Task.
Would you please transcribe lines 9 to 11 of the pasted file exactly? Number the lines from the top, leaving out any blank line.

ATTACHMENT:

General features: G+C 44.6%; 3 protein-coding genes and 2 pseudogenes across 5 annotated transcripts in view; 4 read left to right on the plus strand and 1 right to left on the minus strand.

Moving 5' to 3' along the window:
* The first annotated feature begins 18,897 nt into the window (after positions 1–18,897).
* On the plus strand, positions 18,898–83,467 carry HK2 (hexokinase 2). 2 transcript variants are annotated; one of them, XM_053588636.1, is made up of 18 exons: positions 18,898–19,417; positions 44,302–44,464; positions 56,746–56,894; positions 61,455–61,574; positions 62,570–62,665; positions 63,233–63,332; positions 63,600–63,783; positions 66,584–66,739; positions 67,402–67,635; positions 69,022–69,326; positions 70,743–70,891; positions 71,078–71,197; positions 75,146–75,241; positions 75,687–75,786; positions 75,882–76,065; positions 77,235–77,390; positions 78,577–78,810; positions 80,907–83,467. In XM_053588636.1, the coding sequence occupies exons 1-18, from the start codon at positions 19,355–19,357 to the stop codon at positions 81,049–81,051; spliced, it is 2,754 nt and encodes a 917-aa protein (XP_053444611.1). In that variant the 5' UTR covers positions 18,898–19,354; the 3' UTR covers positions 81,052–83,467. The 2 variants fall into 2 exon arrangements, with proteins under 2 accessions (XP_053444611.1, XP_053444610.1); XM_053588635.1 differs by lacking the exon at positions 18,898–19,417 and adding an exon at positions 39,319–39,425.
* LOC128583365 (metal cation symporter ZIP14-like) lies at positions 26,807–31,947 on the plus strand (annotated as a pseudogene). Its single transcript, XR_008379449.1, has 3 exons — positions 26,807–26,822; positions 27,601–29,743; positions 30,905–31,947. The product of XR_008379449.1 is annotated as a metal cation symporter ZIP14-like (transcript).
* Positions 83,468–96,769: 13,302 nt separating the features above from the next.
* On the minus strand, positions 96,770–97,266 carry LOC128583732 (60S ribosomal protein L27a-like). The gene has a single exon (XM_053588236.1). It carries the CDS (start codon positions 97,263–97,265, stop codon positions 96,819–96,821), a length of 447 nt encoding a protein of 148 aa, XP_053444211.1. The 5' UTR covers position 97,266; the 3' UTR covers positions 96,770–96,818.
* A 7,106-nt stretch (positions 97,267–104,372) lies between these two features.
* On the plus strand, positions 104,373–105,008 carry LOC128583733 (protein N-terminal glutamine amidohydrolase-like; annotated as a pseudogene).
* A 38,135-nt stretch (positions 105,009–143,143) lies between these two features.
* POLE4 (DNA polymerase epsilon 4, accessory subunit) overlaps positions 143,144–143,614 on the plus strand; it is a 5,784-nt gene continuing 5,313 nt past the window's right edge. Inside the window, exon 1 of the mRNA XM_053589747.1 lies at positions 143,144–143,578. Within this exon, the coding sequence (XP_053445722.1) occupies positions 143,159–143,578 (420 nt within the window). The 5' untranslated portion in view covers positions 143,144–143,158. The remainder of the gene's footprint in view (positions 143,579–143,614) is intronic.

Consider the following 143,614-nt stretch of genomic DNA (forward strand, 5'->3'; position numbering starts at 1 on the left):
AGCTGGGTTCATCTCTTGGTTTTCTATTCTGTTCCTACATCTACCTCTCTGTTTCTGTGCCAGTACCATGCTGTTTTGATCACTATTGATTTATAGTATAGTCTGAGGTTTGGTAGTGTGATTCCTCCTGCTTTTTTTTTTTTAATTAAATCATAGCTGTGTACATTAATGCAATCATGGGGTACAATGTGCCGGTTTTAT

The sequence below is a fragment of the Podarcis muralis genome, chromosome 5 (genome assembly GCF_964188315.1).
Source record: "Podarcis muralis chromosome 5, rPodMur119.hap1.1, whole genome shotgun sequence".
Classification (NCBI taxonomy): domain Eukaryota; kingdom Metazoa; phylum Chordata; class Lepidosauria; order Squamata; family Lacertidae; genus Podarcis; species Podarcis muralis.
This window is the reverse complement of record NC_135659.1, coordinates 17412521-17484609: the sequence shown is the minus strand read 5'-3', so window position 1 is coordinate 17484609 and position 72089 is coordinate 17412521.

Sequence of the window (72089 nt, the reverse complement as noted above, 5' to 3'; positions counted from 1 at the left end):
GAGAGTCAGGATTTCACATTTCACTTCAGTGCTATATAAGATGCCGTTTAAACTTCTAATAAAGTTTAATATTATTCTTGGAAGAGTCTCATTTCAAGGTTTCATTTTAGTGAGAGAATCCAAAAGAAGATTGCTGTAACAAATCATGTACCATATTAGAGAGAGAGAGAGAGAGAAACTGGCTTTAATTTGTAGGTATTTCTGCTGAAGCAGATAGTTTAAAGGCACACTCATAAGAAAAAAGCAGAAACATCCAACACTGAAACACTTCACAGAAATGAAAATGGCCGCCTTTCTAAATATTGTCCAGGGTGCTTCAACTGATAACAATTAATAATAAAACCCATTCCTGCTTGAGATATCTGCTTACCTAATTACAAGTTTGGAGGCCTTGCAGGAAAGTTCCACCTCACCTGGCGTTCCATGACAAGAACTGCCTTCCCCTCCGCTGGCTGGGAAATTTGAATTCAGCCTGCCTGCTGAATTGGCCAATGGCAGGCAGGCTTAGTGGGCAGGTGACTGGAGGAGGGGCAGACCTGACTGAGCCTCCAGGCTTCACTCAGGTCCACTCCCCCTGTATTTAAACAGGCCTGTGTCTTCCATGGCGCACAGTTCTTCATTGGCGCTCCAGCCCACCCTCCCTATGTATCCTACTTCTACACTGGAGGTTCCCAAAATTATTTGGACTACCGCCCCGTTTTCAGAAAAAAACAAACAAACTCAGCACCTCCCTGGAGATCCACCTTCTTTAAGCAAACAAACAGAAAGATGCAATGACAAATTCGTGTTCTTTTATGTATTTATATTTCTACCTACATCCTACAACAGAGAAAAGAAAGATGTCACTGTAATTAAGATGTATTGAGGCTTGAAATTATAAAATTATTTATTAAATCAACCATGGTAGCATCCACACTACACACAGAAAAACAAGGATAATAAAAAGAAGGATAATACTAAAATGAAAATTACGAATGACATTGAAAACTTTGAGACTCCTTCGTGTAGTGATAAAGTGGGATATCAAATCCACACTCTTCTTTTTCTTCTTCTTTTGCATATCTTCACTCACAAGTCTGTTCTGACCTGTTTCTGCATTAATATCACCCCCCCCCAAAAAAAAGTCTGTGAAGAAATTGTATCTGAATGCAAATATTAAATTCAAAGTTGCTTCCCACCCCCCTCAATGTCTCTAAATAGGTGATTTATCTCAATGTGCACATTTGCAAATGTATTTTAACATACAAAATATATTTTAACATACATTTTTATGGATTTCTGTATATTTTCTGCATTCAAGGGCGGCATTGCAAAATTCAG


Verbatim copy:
* On the plus strand, positions 104,373–105,008 carry LOC128583733 (protein N-terminal glutamine amidohydrolase-like; annotated as a pseudogene).
* A 38,135-nt stretch (positions 105,009–143,143) lies between these two features.
* POLE4 (DNA polymerase epsilon 4, accessory subunit) overlaps positions 143,144–143,614 on the plus strand; it is a 5,784-nt gene continuing 5,313 nt past the window's right edge. Inside the window, exon 1 of the mRNA XM_053589747.1 lies at positions 143,144–143,578. Within this exon, the coding sequence (XP_053445722.1) occupies positions 143,159–143,578 (420 nt within the window). The 5' untranslated portion in view covers positions 143,144–143,158. The remainder of the gene's footprint in view (positions 143,579–143,614) is intronic.